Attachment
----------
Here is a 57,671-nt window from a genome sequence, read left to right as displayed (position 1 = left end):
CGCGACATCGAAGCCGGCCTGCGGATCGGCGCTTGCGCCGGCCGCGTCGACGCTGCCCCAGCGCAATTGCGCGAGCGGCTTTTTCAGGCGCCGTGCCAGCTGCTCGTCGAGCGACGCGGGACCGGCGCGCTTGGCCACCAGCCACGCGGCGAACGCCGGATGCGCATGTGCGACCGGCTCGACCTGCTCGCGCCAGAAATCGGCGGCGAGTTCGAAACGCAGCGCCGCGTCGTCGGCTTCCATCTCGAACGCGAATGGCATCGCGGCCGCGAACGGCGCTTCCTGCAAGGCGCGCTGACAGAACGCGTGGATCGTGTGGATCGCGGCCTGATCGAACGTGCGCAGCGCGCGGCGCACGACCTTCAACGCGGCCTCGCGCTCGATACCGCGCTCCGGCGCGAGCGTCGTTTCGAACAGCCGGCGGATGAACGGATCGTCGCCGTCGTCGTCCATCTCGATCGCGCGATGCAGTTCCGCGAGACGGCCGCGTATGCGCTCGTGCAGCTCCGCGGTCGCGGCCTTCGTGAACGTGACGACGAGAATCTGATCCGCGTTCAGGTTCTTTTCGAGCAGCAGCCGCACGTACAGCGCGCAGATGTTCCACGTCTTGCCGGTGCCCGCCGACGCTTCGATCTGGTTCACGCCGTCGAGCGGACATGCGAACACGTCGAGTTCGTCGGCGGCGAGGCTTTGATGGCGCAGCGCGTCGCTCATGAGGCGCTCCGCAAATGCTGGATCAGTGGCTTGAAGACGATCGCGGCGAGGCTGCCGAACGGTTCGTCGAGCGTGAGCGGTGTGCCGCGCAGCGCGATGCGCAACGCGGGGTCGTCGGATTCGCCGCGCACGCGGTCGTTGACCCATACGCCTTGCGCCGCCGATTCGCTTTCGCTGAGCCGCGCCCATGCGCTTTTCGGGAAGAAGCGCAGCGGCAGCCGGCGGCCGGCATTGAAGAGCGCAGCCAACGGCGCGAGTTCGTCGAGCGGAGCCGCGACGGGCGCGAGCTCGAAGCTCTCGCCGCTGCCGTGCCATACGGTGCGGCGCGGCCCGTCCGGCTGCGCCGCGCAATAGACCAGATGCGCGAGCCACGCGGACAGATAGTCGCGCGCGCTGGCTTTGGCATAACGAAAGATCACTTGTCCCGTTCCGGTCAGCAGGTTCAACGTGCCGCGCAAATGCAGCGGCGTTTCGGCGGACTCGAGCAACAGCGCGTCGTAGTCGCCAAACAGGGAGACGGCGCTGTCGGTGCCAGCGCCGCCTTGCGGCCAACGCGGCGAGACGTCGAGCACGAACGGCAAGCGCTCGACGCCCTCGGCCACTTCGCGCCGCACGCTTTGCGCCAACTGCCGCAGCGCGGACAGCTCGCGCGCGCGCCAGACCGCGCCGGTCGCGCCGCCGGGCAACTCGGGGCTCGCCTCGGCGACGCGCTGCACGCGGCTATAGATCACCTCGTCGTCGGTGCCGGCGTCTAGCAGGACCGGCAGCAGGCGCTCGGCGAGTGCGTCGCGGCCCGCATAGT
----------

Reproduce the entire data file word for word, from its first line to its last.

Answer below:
Here is a 57,671-nt window from a genome sequence, read left to right as displayed (position 1 = left end):
CGCGACATCGAAGCCGGCCTGCGGATCGGCGCTTGCGCCGGCCGCGTCGACGCTGCCCCAGCGCAATTGCGCGAGCGGCTTTTTCAGGCGCCGTGCCAGCTGCTCGTCGAGCGACGCGGGACCGGCGCGCTTGGCCACCAGCCACGCGGCGAACGCCGGATGCGCATGTGCGACCGGCTCGACCTGCTCGCGCCAGAAATCGGCGGCGAGTTCGAAACGCAGCGCCGCGTCGTCGGCTTCCATCTCGAACGCGAATGGCATCGCGGCCGCGAACGGCGCTTCCTGCAAGGCGCGCTGACAGAACGCGTGGATCGTGTGGATCGCGGCCTGATCGAACGTGCGCAGCGCGCGGCGCACGACCTTCAACGCGGCCTCGCGCTCGATACCGCGCTCCGGCGCGAGCGTCGTTTCGAACAGCCGGCGGATGAACGGATCGTCGCCGTCGTCGTCCATCTCGATCGCGCGATGCAGTTCCGCGAGACGGCCGCGTATGCGCTCGTGCAGCTCCGCGGTCGCGGCCTTCGTGAACGTGACGACGAGAATCTGATCCGCGTTCAGGTTCTTTTCGAGCAGCAGCCGCACGTACAGCGCGCAGATGTTCCACGTCTTGCCGGTGCCCGCCGACGCTTCGATCTGGTTCACGCCGTCGAGCGGACATGCGAACACGTCGAGTTCGTCGGCGGCGAGGCTTTGATGGCGCAGCGCGTCGCTCATGAGGCGCTCCGCAAATGCTGGATCAGTGGCTTGAAGACGATCGCGGCGAGGCTGCCGAACGGTTCGTCGAGCGTGAGCGGTGTGCCGCGCAGCGCGATGCGCAACGCGGGGTCGTCGGATTCGCCGCGCACGCGGTCGTTGACCCATACGCCTTGCGCCGCCGATTCGCTTTCGCTGAGCCGCGCCCATGCGCTTTTCGGGAAGAAGCGCAGCGGCAGCCGGCGGCCGGCATTGAAGAGCGCAGCCAACGGCGCGAGTTCGTCGAGCGGAGCCGCGACGGGCGCGAGCTCGAAGCTCTCGCCGCTGCCGTGCCATACGGTGCGGCGCGGCCCGTCCGGCTGCGCCGCGCAATAGACCAGATGCGCGAGCCACGCGGACAGATAGTCGCGCGCGCTGGCTTTGGCATAACGAAAGATCACTTGTCCCGTTCCGGTCAGCAGGTTCAACGTGCCGCGCAAATGCAGCGGCGTTTCGGCGGACTCGAGCAACAGCGCGTCGTAGTCGCCAAACAGGGAGACGGCGCTGTCGGTGCCAGCGCCGCCTTGCGGCCAACGCGGCGAGACGTCGAGCACGAACGGCAAGCGCTCGACGCCCTCGGCCACTTCGCGCCGCACGCTTTGCGCCAACTGCCGCAGCGCGGACAGCTCGCGCGCGCGCCAGACCGCGCCGGTCGCGCCGCCGGGCAACTCGGGGCTCGCCTCGGCGACGCGCTGCACGCGGCTATAGATCACCTCGTCGTCGGTGCCGGCGTCTAGCAGGACCGGCAGCAGGCGCTCGGCGAGTGCGTCGCGGCCCGCATAGT